Chinese immigrants have carried their cuisine to all parts of the world and over the years a lot of their dishes have gotten morphed to suit the local taste/palate and as a result some of the dishes that we eat in restaurants in the western hemisphere do not even exist in China! But dumplings are a standard appetizer at Chinese restaurants all over the world and they pretty much have stuck to the original recipes that the immigrants brought with them. In India, the dumplings or Momos as they are called there, are so popular that even roadside stalls sell them. My children love the Indian version of the Chinese dumplings and each time we go there for a visit, it is one of the first things they want to eat! My daughter likes them steamed and my son likes them fried. So naturally, I had to try my own hand at them and here is the result.
For the dough:
1. 2 cups of bleached white flour/maida (available at Indian stores)
2. ½ teaspoon of baking powder
3. Salt to taste (usually 1 teaspoon)
4. One tablespoon of Canola or Corn oil
5. One cup of hot water (or maybe a little more)
For the filling:
1. 1 lb of minced pork (or minced chicken)
2. Half a head of Napa cabbage
3. 1 tablespoon of soy sauce
4. 1 tablespoon of rice vinegar
5. 2 shallots
6. 2 cloves of garlic
7. 1 inch long ginger root
8. 4-5 spring onions
9. ½ teaspoon of white pepper or black pepper powder
10. 1 teaspoon of Sriracha sauce
For the dipping sauce:
1. 3 tablespoons of soy sauce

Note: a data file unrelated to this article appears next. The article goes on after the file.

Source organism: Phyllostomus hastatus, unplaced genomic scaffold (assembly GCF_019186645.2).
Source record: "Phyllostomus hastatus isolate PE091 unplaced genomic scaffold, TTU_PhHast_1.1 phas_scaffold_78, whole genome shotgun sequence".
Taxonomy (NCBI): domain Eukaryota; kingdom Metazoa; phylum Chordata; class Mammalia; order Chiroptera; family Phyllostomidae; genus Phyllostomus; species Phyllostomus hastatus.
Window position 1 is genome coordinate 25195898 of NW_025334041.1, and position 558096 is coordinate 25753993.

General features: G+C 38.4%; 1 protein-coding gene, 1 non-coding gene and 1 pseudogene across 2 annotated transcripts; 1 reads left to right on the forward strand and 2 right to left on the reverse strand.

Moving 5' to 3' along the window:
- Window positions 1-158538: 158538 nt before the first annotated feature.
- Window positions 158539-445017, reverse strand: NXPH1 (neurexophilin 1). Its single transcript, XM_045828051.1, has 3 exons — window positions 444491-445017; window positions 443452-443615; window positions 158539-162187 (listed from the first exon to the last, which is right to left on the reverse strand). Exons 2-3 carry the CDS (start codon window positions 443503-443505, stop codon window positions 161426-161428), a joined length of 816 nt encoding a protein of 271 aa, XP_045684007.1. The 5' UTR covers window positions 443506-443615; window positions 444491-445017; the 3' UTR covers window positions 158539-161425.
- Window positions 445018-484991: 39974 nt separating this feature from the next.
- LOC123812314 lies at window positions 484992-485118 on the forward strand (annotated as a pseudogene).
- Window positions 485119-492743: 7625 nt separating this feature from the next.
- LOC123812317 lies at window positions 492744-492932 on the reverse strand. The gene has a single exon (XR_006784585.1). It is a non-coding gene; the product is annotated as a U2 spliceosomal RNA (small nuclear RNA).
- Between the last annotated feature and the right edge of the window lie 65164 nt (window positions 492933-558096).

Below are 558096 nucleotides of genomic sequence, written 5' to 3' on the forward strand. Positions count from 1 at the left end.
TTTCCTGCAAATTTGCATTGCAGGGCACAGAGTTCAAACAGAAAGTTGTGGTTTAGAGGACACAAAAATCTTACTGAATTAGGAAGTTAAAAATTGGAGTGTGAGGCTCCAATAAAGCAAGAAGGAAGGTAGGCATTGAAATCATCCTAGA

2. 2 tablespoons of rice vinegar
3. 1 tablespoon of brown sugar
4. 1 large garlic clove (chopped in very small pieces – preferably diced)
5. 1 teaspoon of Sriracha sauce
6. One spring onion (chopped very fine)
3. If the dough looks too dry, add some extra hot water (a little bit at a time) and knead in such a way that all the ingredients in the baking dish get mixed up in a large ball. Kneading the dough takes about 8-10 minutes and pressing down with both your hands helps to bring the flour and water together to form chewy dough. When the dough is kneaded, cover it with a slightly wet napkin and set it aside.
4. To make the filling for the dumplings – peel the ginger, garlic and shallots.5. Using a micro-plane, grate the ginger, garlic and shallots.
6. Cut the Napa cabbage in small thing pieces.
7. Cut the spring onions in small pieces (including the green stems)
12. Fold the second half of the circle over the filling and seal the dumpling using water to attach the two ends of the dumpling. To make it look pretty, crimp the end of the circle in little folds before sealing the dumpling. Set this raw dumpling aside.
13. Make similar dumplings with the remaining dough and pork filling.
14. While making these dumplings, start heating a pot of water (large enough to fit the steamer over it).
15. In a bamboo steamer, place on the dumplings in a circle. You may need both layers of the steamer to steam all the dumplings.
16. Place the steamer over the pot of water that is boiling and steam the dumplings for approximately 10 minutes or until they look done.
17. To make the dipping sauce, mix all the ingredients (soy sauce, sugar, rice vinegar, Sriracha, chopped garlic clove, chopped spring onion) in a bowl and mix thoroughly.
18. You can serve the dumplings when they are steamed or if you would like to fry them (to make their exterior crisp), place them in a hot non-stick pan with a tablespoon of cooking oil at the bottom and brown the dumplings on each side for approximately 2-3 minutes.
19. Serve the dumpling while they are still hot, with the dipping sauce on the side.